Beginning Monday (March 30), Hands On New Orleans, in partnership with World Central Kitchen, is launching the Serving Seniors Program to provide free meal delivery service to home-bound, low-income seniors and chronically ill residents, who are at a greater risk of severe illness if exposed to the coronavirus. And they need volunteers. Volunteer drivers are needed to pick up and deliver meals to the doorsteps of seniors who have signed up on Monday and Thursday each week from 11 a.m to 2 p.m. Hands On will coordinate a central pick up point and give volunteers their assignment. Each driver will deliver to five to six households in the same ZIP code. Volunteers need to be healthy and have a vehicle.
COVID-19 can live up to eight hours on cardboard takeout boxes and up to 72 on Styrofoam containers, straws, cups and plastic bags, says a study published by the New England Journal of Medicine. Airborne droplets can linger in the air for three to four hours after a person has coughed or sneezed. What does that mean for locals who are supporting our beloved local restaurants and coffee shops? It means risk. Takeout and curbside service is a risk to the health of the workers and the customers, but how much?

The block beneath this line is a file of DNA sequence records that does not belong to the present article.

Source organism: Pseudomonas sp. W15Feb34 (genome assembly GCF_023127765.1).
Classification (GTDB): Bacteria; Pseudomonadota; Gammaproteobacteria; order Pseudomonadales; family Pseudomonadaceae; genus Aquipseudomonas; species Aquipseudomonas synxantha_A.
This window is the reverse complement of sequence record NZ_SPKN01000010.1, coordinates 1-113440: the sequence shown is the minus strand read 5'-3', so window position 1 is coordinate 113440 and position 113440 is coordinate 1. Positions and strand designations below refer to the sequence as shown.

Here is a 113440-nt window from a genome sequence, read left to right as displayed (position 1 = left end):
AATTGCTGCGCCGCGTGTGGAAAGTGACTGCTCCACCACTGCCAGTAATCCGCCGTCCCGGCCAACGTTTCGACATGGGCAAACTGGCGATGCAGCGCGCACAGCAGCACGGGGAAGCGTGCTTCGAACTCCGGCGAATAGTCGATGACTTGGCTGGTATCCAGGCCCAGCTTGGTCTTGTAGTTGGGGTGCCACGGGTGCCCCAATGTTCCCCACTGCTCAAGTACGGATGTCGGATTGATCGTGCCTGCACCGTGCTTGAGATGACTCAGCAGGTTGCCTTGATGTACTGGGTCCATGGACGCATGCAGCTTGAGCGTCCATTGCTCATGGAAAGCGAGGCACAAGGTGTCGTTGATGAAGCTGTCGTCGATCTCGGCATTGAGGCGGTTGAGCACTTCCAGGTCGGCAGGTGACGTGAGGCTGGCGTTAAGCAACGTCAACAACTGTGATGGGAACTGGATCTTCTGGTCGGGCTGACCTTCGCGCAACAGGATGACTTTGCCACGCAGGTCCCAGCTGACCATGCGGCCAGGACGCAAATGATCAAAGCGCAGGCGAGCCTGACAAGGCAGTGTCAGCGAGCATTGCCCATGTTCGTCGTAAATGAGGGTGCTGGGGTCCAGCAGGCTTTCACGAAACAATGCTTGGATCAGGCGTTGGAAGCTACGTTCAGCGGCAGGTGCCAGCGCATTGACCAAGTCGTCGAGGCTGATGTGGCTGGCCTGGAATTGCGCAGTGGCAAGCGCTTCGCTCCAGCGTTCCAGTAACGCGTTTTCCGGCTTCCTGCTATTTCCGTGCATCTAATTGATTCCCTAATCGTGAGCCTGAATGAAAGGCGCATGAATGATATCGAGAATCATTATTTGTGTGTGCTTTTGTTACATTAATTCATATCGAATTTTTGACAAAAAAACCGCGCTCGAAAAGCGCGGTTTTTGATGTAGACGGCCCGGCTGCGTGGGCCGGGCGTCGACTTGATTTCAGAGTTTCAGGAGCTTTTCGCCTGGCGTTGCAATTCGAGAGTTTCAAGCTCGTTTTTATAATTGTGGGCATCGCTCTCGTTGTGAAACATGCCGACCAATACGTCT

Gov. John Bel Edwards issued a statewide stay-at-home order today that goes into effect at 5 p.m. Monday (March 23) to further fight the spread of COVID-19 in Louisiana, as the number of confirmed cases have topped 800 and spread to more than half of of the state’s parishes. “In Louisiana we have taken aggressive measures to mitigate the spread of COVID-19 and flatten the curve; however, this is not enough. As our number of cases continue to grow, I am directing all Louisianans to stay at home unless it is absolutely necessary for you to leave,” Edwards said. The stay-at-home order follows similar guidelines to the order issued by Mayor LaToya Cantrell on Friday. The cases of COVID‑19 in New Orleans on Sunday climbed to 451, with 15 resulting in death.